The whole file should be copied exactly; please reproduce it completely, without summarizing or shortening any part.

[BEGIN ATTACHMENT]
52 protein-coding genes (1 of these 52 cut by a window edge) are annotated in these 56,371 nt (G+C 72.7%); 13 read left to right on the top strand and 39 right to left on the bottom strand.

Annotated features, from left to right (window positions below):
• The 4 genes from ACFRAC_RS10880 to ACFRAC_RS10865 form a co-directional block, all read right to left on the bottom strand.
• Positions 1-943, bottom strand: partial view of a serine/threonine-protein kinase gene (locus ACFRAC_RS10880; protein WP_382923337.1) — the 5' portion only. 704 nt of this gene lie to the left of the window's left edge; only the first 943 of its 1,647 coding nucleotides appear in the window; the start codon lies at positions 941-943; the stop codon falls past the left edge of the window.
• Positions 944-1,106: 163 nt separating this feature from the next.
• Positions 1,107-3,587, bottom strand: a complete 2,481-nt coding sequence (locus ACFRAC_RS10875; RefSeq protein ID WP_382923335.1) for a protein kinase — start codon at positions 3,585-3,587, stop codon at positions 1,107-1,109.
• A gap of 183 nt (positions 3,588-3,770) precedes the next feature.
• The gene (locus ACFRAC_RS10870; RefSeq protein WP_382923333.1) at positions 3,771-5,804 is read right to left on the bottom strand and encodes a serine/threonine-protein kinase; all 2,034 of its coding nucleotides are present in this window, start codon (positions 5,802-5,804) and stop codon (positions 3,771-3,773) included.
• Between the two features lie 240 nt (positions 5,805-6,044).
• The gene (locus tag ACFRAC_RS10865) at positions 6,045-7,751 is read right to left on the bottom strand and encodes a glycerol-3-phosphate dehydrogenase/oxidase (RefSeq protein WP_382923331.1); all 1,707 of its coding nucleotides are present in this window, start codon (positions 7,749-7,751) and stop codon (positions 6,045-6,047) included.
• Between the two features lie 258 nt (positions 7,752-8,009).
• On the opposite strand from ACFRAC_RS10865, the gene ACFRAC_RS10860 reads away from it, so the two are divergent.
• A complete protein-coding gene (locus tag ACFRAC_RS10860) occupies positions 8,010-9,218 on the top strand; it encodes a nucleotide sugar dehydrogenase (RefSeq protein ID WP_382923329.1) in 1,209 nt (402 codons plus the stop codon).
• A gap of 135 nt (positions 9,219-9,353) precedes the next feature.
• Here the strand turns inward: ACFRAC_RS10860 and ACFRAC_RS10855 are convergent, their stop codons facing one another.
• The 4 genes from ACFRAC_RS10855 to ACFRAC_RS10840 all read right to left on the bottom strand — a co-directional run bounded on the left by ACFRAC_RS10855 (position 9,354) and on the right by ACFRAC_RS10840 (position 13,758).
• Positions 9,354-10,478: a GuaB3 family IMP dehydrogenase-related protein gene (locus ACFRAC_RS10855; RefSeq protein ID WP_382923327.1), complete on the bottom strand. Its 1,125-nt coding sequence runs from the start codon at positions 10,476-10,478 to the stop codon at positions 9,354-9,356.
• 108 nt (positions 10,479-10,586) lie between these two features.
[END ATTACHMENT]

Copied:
52 protein-coding genes (1 of these 52 cut by a window edge) are annotated in these 56,371 nt (G+C 72.7%); 13 read left to right on the top strand and 39 right to left on the bottom strand.

Annotated features, from left to right (window positions below):
• The 4 genes from ACFRAC_RS10880 to ACFRAC_RS10865 form a co-directional block, all read right to left on the bottom strand.
• Positions 1-943, bottom strand: partial view of a serine/threonine-protein kinase gene (locus ACFRAC_RS10880; protein WP_382923337.1) — the 5' portion only. 704 nt of this gene lie to the left of the window's left edge; only the first 943 of its 1,647 coding nucleotides appear in the window; the start codon lies at positions 941-943; the stop codon falls past the left edge of the window.
• Positions 944-1,106: 163 nt separating this feature from the next.
• Positions 1,107-3,587, bottom strand: a complete 2,481-nt coding sequence (locus ACFRAC_RS10875; RefSeq protein ID WP_382923335.1) for a protein kinase — start codon at positions 3,585-3,587, stop codon at positions 1,107-1,109.
• A gap of 183 nt (positions 3,588-3,770) precedes the next feature.
• The gene (locus ACFRAC_RS10870; RefSeq protein WP_382923333.1) at positions 3,771-5,804 is read right to left on the bottom strand and encodes a serine/threonine-protein kinase; all 2,034 of its coding nucleotides are present in this window, start codon (positions 5,802-5,804) and stop codon (positions 3,771-3,773) included.
• Between the two features lie 240 nt (positions 5,805-6,044).
• The gene (locus tag ACFRAC_RS10865) at positions 6,045-7,751 is read right to left on the bottom strand and encodes a glycerol-3-phosphate dehydrogenase/oxidase (RefSeq protein WP_382923331.1); all 1,707 of its coding nucleotides are present in this window, start codon (positions 7,749-7,751) and stop codon (positions 6,045-6,047) included.
• Between the two features lie 258 nt (positions 7,752-8,009).
• On the opposite strand from ACFRAC_RS10865, the gene ACFRAC_RS10860 reads away from it, so the two are divergent.
• A complete protein-coding gene (locus tag ACFRAC_RS10860) occupies positions 8,010-9,218 on the top strand; it encodes a nucleotide sugar dehydrogenase (RefSeq protein ID WP_382923329.1) in 1,209 nt (402 codons plus the stop codon).
• A gap of 135 nt (positions 9,219-9,353) precedes the next feature.
• Here the strand turns inward: ACFRAC_RS10860 and ACFRAC_RS10855 are convergent, their stop codons facing one another.
• The 4 genes from ACFRAC_RS10855 to ACFRAC_RS10840 all read right to left on the bottom strand — a co-directional run bounded on the left by ACFRAC_RS10855 (position 9,354) and on the right by ACFRAC_RS10840 (position 13,758).
• Positions 9,354-10,478: a GuaB3 family IMP dehydrogenase-related protein gene (locus ACFRAC_RS10855; RefSeq protein ID WP_382923327.1), complete on the bottom strand. Its 1,125-nt coding sequence runs from the start codon at positions 10,476-10,478 to the stop codon at positions 9,354-9,356.
• 108 nt (positions 10,479-10,586) lie between these two features.